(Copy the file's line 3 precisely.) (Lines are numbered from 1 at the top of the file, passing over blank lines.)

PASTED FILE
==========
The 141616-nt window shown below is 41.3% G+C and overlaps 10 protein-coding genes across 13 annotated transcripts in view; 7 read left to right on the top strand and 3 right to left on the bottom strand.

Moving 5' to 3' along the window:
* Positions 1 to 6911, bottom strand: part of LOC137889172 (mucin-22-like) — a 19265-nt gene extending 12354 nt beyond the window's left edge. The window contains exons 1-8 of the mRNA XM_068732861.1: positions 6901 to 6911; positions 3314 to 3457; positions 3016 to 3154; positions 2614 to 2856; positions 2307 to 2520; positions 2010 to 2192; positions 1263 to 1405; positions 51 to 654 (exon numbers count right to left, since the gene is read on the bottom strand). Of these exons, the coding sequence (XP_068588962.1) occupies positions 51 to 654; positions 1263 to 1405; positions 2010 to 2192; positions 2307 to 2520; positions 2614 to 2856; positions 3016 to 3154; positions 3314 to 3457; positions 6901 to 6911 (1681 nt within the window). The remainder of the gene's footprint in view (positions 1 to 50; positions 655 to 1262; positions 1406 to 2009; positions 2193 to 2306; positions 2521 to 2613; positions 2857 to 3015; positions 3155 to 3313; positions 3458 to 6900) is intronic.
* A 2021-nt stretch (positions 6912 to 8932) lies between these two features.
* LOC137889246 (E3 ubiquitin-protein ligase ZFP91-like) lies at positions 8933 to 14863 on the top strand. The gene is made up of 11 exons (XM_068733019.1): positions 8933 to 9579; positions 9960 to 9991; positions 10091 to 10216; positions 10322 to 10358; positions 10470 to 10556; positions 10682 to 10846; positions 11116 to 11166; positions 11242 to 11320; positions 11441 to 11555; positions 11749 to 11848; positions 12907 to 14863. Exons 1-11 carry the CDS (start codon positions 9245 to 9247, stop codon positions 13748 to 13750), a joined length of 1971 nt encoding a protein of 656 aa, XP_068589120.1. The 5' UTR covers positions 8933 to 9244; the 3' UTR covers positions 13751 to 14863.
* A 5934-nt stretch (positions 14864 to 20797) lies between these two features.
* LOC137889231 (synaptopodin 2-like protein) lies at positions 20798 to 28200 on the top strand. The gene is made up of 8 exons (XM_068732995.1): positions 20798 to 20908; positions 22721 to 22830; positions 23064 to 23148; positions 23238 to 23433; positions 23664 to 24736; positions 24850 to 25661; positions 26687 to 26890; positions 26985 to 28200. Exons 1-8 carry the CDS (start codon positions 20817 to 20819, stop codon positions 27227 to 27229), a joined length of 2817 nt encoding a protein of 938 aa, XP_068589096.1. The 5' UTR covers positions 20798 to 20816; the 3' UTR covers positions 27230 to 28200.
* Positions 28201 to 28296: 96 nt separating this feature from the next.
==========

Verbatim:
* Positions 1 to 6911, bottom strand: part of LOC137889172 (mucin-22-like) — a 19265-nt gene extending 12354 nt beyond the window's left edge. The window contains exons 1-8 of the mRNA XM_068732861.1: positions 6901 to 6911; positions 3314 to 3457; positions 3016 to 3154; positions 2614 to 2856; positions 2307 to 2520; positions 2010 to 2192; positions 1263 to 1405; positions 51 to 654 (exon numbers count right to left, since the gene is read on the bottom strand). Of these exons, the coding sequence (XP_068588962.1) occupies positions 51 to 654; positions 1263 to 1405; positions 2010 to 2192; positions 2307 to 2520; positions 2614 to 2856; positions 3016 to 3154; positions 3314 to 3457; positions 6901 to 6911 (1681 nt within the window). The remainder of the gene's footprint in view (positions 1 to 50; positions 655 to 1262; positions 1406 to 2009; positions 2193 to 2306; positions 2521 to 2613; positions 2857 to 3015; positions 3155 to 3313; positions 3458 to 6900) is intronic.